Rice retailers get temporary relief

File photo
File photo

AT LEAST 179 micro rice retailers in Cebu flocked to Barangay Subangdaku Gymnasium in Mandaue City on Friday, Sept. 29, 2023, for the third payout of the cash assistance for retailers whose incomes had been affected by the rice price cap imposed by the National Government.

Therese Sabagala, project development officer of the Department of Social Welfare and Development (DSWD) 7 said the beneficiaries were from the cities of Mandaue and Danao, and the towns of Catmon and Cordova. They each received P15,000 to help their businesses.

The payout facilitated by the DSWD under its Sustainable Livelihood Program-Economic Relief Subsidy (SLP-ERS) aims to address challenges caused by President Ferdinand Marcos Jr.’s Executive Order (EO) 39 that sets the price ceiling for regular milled rice at P41 per kilo and P45 per kilo for well-milled rice (WMR).

The first rice cash assistance payout in Cebu was on Sept. 14, and the second was on Sept. 22.

Sabagala said they are still waiting for an order from the DSWD Central Office in Manila for instructions on a possible fourth cash payout.


Maria Hernan, 55, and Nelia Laluna, 51, sari-sari store owners from Mandaue City, welcomed the aid as it would help them replenish the stocks in their store.

Hernan said it will also help pay for her family’s daily needs.

Rice retailers at the Mandaue City Public Market (MCPM) admit to losing almost P10,000 of their monthly income after the EO’s implementation.

Raul Diano, 43, a rice vendor, used to earn around P50,000 but now makes about P40,000 when the rice price cap took effect.

Diano said aside from buying the rice at high prices from his supplier, he struggles to balance his earnings to pay his workers and buy other materials needed for his business, such as plastic bags.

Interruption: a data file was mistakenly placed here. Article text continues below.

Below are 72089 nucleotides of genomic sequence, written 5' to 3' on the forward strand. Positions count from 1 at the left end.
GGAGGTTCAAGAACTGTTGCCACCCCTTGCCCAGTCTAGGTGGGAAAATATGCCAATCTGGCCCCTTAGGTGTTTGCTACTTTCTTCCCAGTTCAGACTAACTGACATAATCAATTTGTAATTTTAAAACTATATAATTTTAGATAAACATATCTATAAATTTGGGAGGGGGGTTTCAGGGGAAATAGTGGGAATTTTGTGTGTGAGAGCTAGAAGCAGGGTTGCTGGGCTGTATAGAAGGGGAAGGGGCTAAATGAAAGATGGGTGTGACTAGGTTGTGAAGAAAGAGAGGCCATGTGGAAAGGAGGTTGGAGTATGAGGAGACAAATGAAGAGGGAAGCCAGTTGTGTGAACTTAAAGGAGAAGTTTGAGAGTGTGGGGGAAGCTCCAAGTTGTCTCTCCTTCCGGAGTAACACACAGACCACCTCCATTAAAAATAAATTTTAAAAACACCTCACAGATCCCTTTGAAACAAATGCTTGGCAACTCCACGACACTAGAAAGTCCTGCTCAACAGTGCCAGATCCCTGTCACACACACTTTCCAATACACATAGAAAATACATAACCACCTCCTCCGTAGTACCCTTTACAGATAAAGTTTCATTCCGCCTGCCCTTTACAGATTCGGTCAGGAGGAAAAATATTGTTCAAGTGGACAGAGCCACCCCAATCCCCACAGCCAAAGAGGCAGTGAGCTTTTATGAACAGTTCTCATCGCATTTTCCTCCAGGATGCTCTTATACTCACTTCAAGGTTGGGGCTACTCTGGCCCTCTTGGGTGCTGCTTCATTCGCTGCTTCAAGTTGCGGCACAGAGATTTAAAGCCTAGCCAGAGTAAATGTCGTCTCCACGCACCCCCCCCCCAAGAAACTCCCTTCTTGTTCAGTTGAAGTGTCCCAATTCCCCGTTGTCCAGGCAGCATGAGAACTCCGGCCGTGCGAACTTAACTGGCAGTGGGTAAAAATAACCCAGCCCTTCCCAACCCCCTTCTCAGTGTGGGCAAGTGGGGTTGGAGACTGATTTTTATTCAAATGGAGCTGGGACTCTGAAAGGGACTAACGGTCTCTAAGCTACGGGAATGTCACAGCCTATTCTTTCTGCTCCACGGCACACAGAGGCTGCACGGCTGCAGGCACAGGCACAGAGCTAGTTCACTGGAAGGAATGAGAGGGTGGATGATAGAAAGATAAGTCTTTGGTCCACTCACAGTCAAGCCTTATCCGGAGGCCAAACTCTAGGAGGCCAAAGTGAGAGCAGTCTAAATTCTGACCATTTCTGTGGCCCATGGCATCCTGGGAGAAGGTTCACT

Another vendor, Jamel (not her real name), said she is starting to lose at least P100 daily from selling WMR at P45 per kilo. Before the rice price cap’s implementation, she sold the WMR at P48 to P50 per kilo.

Under Republic Act 7581 or the Price Act, violations carry a penalty of imprisonment for a period of not less than one year nor more than 10 years, or a fine of not less than P5,000 nor more than P1 million, or both, depending on the discretion of the court.

Price cap lift

Trade Secretary Alfredo Pascual said they are set to meet with President Marcos to review the EO’s implementation to possibly lift the rice price cap within the next days and find better options to ensure consumer protection and secure the country’s rice supply.

Marcos said government could ease the price cap on rice once the cost in the market stabilized. He had high hopes that this would happen after the harvest season from September to October.

“Maybe if the market lowers the price, we can reduce the controls we have in place,” Marcos said. 


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